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The Resolution

If I told you that you can achieve almost any new year’s resolution by conquering two factors would you believe me? If you don’t want to be a billionaire, travel back in time or be invisible, then, read on…

Today marks the end of a pretty horrible year for almost everyone on this planet. Thankfully it is a pretty rare thing to be able to write such a generalising statement however, without a doubt, almost all of us are hopeful for a better year ahead.

On the 1st of January a lot of people will make a resolution. A plan or promise of sort to do something more or perhaps do something less or never again. According to Wikipedia, the tradition of making a resolution dates back to the Babylonians and Romans wherein promises were made to their Gods at the start of their year. Whilst we tend to not making these resolutions with a religious slant anymore, it is, however something that many people do religiously each year.

Drink less. Exercise more. Eat less sugar. Eat more vegetables. No carbs. Read more. Do something different. Learn something new. Improve something. Improve myself. Make a start. Make a difference. Make a change.

Some will succeed, many will fail. Year in, year out people make the same resolutions that they did the previous year but don’t give themselves what they need to succeed. Why is that?

Question 1:- Why are you making a resolution?
If it’s because it’s what you do each and every year, then that’s not the right reason. Whilst you’re not doomed to fail, it’s not the right reason for setting a resolution. A resolution is, ultimately a goal, a target of sort. It’s something that we want to achieve, and, if you read my previous post then you’ll know that a target should be attainable, measurable and ever so slightly out of reach. It’s there to push and improve you. We set them at work and this is the same way we should be setting them for ourselves.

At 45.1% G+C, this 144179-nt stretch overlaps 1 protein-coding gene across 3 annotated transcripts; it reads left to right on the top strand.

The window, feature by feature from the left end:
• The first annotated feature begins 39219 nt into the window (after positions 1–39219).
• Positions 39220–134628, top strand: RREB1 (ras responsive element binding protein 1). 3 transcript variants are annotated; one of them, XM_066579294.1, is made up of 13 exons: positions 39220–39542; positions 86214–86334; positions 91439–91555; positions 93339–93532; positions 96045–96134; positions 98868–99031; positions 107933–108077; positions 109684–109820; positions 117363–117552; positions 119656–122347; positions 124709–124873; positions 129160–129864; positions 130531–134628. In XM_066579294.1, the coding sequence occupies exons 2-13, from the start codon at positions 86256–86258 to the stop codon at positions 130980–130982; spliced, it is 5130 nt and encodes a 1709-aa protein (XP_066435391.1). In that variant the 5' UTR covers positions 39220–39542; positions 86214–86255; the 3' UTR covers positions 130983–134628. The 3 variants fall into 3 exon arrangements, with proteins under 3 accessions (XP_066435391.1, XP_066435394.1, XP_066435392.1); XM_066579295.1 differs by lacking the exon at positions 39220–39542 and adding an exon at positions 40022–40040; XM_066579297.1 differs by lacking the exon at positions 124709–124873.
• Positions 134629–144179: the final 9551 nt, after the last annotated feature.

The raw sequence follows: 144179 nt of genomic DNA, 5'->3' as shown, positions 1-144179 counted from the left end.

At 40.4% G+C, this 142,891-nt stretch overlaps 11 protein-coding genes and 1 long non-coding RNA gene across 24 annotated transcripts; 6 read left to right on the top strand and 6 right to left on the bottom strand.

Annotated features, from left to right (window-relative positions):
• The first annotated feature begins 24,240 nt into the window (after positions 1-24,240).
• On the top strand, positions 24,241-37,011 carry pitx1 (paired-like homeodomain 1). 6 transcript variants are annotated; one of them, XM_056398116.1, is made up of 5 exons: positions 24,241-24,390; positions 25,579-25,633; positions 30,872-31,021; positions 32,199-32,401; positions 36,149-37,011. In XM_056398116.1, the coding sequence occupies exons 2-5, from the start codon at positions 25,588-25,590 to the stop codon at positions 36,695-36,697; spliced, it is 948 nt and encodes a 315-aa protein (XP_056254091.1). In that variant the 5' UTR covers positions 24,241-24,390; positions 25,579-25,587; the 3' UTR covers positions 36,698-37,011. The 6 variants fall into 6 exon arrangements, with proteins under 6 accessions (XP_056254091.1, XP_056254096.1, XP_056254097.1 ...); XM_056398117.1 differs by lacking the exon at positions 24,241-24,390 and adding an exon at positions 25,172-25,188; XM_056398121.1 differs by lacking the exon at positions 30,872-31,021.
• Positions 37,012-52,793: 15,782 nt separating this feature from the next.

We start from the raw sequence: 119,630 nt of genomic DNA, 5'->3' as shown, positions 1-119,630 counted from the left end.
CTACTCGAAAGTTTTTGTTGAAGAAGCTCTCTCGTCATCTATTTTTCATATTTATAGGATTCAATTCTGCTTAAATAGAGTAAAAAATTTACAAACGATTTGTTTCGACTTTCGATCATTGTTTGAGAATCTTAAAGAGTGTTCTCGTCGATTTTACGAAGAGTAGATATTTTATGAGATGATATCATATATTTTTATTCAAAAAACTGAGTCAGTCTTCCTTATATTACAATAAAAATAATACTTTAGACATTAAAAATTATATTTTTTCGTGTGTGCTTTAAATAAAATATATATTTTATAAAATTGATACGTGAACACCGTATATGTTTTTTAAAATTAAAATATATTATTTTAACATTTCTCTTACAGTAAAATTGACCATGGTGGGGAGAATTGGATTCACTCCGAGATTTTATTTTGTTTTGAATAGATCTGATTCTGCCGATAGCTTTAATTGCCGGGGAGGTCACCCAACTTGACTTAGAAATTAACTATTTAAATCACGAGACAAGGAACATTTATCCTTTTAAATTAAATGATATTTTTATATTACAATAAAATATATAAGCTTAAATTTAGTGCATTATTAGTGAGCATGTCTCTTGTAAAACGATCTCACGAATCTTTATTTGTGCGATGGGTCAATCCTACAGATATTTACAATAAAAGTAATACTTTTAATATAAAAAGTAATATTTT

Question 2:- What is it that you want to achieve?
So, the answer here isn’t a resolution, i.e. exercise more, drink less, eat more fruit, it’s about what your end goal is, i.e. Lose weight, Improve my fitness, Learn a new language.

Question 3:- What do you need to do to achieve your target?
So, if your goal is to lose weight, what are the individual components required to achieve that larger target, i.e. improved diet, an exercise plan.

Question 4:- When do you want to achieve this by?
Ultimately if you have no target, you’ve got nothing to aim for. No target is, well, like shooting arrows into the forest randomly. You need a target to see an indication of success. So, if your goal is to lose weight then your target is to lose ‘x’ pounds, but, when do you want to achieve that by.

So, following the above you should hopefully now know why you’re planning a resolution, what you ultimately want to achieve, a projected date, and what you need to do in order to achieve this. So, you may well have multiple resolutions. All great. Maybe you’ve done this and find yourself here once again. So, why is that?

In the end, almost every resolution comes down to two factors:

  1. Willpower.

Whether you want to drink less, read more, run faster or eat healthier, no matter how well you plan if you don’t have the willpower to fight against that part of your brain that tells you to eat the cookies, lay in bed a bit longer or start tomorrow rather than today, you’re going to fail. So, pre-empt this. Set out your rules from the start. If you want to have a cheat day, fine, do so but plan that in from the start. Define the parameters and stick to them.

If you want to exercise more, plan it in, how are you going to fit this into your daily routine. Set the rules and follow them. Be stronger than your mind. If you want to get up at 6am, set the alarm, get out of bed. Day one is tough but each day you succeed you’re closer to attaining your goal and, ultimately the true goal and the true resolution for everything you do in life comes down to not giving in and never giving up.

So, I shall leave you with the words of Dr. Emmet Brown.

… and, if you’re a gamer like me and you too have played Crash Bandicoot, then quite possibly you’ve had to play certain levels at least 100 times to complete them properly. So, you know that last statement is true. If you have enough willpower to complete this game… there’s nothing you can’t do… ;)



Musings on leadership, technology and growing a SaaS based company

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Nigel Cardozo

Mobile Tech Lead, Lego Enthusiast, Rollercoaster Junkie and general puzzle solver.